By Harry J. Lenaburg, Esq.
As young parents we were often so busy just taking care of business, working, raising our children, buying a house, that we neglected some very important personal matters. You know, we would purchase life insurance to protect our families if something happened to us, but neglect that very important issue of who would care for our minor children in the event of the death or incapacity of both parents.
This is a serious discussion for a couple to have, determining who they trust to care for both the physical needs (Guardian) and financial needs (Conservator) of their children. If you do not nominate the person or persons whom you wish the court to appoint as Guardian or Conservator, then it is possible that the family member whom you would least prefer to care for your children is the person appointed.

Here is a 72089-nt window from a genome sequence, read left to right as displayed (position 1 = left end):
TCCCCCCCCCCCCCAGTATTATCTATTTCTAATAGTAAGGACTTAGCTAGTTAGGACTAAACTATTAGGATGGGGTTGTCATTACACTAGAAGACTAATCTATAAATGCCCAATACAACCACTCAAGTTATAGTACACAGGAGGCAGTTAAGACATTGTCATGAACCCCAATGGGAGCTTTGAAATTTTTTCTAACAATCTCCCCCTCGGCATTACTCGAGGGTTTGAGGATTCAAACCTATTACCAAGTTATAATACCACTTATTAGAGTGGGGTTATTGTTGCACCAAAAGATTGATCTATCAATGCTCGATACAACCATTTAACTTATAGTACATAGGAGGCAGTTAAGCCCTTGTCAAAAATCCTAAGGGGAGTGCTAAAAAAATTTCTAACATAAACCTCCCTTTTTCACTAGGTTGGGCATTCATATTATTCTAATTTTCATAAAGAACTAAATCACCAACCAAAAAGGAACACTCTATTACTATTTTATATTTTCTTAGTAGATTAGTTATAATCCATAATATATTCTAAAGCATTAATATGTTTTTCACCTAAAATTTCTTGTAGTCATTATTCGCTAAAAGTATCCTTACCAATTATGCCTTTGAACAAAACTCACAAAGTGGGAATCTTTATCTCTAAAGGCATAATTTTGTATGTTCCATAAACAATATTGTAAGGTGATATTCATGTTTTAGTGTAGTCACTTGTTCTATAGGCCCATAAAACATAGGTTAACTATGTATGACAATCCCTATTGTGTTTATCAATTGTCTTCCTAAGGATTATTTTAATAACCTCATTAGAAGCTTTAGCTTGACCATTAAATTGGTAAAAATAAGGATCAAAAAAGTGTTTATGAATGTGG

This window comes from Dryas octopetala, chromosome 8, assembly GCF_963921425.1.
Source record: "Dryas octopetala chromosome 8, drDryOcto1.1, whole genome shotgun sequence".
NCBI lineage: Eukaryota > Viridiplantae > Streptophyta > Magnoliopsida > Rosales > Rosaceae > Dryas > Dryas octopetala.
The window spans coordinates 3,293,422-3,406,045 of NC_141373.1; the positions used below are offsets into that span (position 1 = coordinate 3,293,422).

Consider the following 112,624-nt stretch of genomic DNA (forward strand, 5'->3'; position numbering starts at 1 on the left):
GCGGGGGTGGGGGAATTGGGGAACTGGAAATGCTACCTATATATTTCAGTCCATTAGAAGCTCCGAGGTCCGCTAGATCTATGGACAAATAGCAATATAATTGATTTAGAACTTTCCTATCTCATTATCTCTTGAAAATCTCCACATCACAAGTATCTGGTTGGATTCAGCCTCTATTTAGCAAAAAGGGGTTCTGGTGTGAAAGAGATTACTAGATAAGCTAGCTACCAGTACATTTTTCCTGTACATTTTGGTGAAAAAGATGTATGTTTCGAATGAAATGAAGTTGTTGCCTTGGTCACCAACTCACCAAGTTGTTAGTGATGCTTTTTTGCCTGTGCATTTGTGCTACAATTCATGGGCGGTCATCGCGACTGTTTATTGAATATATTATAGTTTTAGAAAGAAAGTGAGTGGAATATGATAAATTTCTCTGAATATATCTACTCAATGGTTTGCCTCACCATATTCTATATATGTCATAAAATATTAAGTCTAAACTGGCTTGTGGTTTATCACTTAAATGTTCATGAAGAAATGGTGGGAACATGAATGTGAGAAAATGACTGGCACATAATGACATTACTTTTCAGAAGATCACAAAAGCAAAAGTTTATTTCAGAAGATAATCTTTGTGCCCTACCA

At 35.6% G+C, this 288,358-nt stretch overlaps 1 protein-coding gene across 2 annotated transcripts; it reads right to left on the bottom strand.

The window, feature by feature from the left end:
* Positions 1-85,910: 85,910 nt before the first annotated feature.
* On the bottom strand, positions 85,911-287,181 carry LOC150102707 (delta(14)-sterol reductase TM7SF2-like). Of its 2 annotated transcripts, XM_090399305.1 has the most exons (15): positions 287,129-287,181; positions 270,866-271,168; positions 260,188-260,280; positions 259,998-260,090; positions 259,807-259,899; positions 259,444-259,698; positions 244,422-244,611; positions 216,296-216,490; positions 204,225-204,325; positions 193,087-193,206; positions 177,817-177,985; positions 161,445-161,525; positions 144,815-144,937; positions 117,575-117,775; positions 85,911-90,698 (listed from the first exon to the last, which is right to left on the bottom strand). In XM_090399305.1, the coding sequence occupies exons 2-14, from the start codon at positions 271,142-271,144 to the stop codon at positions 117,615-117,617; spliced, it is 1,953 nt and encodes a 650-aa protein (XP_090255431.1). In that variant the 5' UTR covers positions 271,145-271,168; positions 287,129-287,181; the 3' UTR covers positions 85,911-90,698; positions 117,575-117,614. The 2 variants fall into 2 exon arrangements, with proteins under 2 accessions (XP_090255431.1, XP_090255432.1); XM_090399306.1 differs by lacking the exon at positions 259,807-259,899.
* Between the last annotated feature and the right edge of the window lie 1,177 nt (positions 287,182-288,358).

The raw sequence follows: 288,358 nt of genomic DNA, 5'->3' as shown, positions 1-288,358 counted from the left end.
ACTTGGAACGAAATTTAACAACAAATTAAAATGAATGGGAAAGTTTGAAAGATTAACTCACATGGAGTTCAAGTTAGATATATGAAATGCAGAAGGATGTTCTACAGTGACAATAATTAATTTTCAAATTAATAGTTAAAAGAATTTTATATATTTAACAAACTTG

Other obvious considerations include the ability of your chosen Guardian to actually care for the child or children. By this I mean do they have housing adequate to the task? Are they willing to take on the responsibility? Will they allow other members of the family to get to know your children after you are gone? Many people are in the circumstance where the person or couple who can best care for the child or children may not be very good at handling finances. There is certainly no problem with appointing different people to be Guardian and Conservator.
Another tip is to designate not only the first choice as Guardian and the first choice as Conservator, but to also have an alternate designated for each, in the event that your primary choices become unable to act in the capacity nominated. We all want to do what’s best for our children, especially when they are very young. A will designating your choices for Guardian and Conservator is an important tool in that task.
The Law Firm of Jessica M. Cotter, P.L.L.C.
18301 North 79th Avenue, Suite F-168
Glendale, Arizona 85308